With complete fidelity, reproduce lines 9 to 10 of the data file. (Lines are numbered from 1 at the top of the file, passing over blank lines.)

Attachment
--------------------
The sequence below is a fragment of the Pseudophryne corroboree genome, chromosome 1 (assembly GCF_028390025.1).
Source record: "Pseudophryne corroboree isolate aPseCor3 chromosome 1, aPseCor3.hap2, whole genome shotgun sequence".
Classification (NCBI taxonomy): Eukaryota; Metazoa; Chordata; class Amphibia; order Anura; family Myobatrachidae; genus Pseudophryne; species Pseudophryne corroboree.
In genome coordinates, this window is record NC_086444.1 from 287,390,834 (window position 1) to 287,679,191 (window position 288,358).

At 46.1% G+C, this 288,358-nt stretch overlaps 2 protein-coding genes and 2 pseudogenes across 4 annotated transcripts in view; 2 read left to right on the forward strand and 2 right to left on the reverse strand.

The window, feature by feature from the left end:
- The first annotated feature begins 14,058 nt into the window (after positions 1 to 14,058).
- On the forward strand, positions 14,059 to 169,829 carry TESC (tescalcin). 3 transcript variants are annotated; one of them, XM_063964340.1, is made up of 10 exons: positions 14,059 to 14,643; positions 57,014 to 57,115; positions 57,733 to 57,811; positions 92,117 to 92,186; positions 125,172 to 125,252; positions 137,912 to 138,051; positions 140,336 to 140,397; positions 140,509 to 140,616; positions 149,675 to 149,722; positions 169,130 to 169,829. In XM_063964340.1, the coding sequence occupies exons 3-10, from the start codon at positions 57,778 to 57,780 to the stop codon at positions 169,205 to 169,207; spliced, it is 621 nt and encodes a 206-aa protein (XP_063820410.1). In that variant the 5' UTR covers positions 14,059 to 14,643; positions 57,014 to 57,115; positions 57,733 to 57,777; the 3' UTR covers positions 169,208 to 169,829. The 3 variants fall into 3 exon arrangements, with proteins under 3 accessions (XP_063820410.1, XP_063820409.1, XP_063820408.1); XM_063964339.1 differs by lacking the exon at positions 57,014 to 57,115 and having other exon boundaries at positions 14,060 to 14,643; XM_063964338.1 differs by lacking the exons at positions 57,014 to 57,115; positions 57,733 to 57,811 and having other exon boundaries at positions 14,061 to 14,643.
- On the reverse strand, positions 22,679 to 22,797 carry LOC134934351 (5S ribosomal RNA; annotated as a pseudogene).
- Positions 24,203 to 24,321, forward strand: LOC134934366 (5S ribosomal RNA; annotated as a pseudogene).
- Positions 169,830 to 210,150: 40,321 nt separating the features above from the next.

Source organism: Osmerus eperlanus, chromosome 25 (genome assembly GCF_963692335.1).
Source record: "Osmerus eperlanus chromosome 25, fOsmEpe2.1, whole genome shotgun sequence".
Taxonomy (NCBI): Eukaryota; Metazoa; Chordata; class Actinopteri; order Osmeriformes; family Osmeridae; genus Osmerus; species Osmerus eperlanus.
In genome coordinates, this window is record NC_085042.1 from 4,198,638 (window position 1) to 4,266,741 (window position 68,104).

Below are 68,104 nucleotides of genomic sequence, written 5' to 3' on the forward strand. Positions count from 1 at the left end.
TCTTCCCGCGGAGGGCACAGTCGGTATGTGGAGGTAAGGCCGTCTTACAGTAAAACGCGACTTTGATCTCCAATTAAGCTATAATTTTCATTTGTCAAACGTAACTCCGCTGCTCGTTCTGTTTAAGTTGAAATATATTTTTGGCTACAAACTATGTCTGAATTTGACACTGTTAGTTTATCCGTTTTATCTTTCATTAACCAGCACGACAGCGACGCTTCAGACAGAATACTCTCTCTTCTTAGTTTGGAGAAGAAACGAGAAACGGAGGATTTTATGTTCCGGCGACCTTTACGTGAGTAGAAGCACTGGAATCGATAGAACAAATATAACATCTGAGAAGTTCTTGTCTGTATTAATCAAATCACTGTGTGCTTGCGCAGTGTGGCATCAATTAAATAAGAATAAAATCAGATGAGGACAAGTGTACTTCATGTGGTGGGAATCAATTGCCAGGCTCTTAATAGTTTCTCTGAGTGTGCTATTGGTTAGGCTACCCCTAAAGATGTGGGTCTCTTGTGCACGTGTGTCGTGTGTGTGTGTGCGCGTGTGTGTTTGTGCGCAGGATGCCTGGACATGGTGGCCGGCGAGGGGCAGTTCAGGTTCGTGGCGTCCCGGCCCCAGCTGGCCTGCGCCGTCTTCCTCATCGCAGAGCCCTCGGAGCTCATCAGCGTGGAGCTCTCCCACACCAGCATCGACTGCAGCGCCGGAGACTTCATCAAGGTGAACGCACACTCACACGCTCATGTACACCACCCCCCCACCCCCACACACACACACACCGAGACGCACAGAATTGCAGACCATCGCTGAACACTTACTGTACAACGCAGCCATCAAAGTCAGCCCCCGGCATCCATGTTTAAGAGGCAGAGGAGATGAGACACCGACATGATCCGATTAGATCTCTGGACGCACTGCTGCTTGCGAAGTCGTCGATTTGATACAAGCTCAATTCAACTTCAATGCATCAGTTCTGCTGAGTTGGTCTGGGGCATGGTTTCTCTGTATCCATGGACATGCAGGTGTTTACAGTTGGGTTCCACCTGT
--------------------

- On the reverse strand, positions 22,679 to 22,797 carry LOC134934351 (5S ribosomal RNA; annotated as a pseudogene).
- Positions 24,203 to 24,321, forward strand: LOC134934366 (5S ribosomal RNA; annotated as a pseudogene).